The Covid-19 pandemic is masking the true picture of sulphur 2020 compliance, according to maritime consultancy Hill Dickinson.
Introduced on January 1, 2020, the IMO’s sulphur cap has been a talking point for the shipping industry for many years. Concerns over the availability of low-sulphur fuels; the price spread between compliant fuel oil and high-sulphur fuel oil, and the cost implications for shipping lines; as well as the delivery schedules and effectiveness of scrubber systems were among the issues that were expected to come to the fore over the course of this year, as the implementation of the regulation entered force.
Questions were also raised as to how the sulphur cap would be observed and enforced?
In terms of compliance, March was expected to be a pivotal month for the regulation, as the ban on the carriage on non-compliant fuel oil entered force. It was hoped that this would be accompanied by greater enforcement by port state control.
The emergence of Covid-19 and the measures brought in to control its spread have put a spanner in the works.
Beth Bradley, a partner with Hill Dickinson, explained: “While a few issues arose concerning the quality of the low-sulphur fuel, particularly some blended fuels having a propensity to sediment, and around marginal breaches of the cap, the implementation of the global sulphur cap was progressing smoothly with reports of high levels of compliance.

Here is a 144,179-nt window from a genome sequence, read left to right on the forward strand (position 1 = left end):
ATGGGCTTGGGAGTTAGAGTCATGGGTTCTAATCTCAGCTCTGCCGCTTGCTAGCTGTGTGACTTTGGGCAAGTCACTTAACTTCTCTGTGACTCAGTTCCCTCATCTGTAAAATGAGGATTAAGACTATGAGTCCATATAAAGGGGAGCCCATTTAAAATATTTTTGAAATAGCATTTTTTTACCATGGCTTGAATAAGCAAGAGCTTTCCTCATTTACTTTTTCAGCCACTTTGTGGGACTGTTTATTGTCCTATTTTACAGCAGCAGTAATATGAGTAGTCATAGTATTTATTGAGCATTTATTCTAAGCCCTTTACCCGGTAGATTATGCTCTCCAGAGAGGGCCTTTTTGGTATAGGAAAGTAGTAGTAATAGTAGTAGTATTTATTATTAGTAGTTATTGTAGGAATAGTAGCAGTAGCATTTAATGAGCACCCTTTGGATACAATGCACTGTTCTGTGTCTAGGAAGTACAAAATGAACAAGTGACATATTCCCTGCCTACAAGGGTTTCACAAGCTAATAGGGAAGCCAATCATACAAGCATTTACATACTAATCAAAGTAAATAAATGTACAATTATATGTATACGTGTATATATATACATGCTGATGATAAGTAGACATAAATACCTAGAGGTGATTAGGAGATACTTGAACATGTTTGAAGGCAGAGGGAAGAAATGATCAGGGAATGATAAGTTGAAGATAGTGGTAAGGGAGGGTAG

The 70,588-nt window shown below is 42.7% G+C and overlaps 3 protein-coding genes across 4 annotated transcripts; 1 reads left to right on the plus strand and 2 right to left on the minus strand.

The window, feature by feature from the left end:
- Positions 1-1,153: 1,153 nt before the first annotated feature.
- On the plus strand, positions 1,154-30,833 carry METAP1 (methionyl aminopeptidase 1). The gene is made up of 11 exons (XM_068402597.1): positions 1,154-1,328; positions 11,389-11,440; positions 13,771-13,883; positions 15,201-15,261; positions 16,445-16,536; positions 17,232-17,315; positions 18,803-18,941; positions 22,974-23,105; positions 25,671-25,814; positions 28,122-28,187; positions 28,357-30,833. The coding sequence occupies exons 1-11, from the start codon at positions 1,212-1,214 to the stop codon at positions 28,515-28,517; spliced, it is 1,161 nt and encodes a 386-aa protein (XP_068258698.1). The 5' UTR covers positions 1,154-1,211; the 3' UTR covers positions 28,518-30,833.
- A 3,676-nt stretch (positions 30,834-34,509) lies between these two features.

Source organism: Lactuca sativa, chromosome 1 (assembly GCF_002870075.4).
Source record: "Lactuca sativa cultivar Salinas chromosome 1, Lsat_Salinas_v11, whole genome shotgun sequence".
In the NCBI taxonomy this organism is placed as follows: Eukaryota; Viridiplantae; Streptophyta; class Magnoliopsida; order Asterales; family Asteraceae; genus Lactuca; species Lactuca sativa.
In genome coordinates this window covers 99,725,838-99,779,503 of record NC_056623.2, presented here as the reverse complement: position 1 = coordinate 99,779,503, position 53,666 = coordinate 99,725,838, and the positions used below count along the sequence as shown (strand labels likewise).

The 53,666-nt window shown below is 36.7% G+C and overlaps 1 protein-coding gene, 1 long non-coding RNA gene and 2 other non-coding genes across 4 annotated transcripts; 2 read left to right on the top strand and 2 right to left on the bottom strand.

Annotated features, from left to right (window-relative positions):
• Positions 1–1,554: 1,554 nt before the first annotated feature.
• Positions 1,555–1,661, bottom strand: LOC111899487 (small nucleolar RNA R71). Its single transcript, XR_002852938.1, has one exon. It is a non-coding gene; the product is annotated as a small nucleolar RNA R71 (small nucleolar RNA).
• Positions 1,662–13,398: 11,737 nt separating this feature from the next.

“Three months on and the disruption to international shipping caused by Covid-19 has pushed sulphur cap issues well and truly from the headlines. Regulation 14.1.3 remains in force – however, where port authorities globally are prioritising health and the movement of freight, enforcement action will perhaps be less of a priority.”
One of the first indications of the challenges in enforcing the IMO regulations came from the UK, which admitted that checks for complaint fuel had stopped.
Speaking with Reuters in March, The Maritime and Coastguard Agency (MCA), responsible for maritime regulation, safety and counter-pollution, said it has enacted measures to keep freight moving. “In terms of enforcing IMO 2020 and ultimately MARPOL Annex VI requirements, as we have suspended port state control inspections, this also means that the checking of compliant fuel has been suspended,” said an MCA spokeswoman.
According to Bradley, this is unlikely to be the last such announcement. As a result, it will be difficult to ascertain a full picture relating to compliance and enforcement until sometime after the pandemic has receded.
Earlier this month, HLPFI looked at how the outbreak has caused shockwaves in bunker prices and what this means for the implementation of the sulphur 2020 regulations, which you can read here.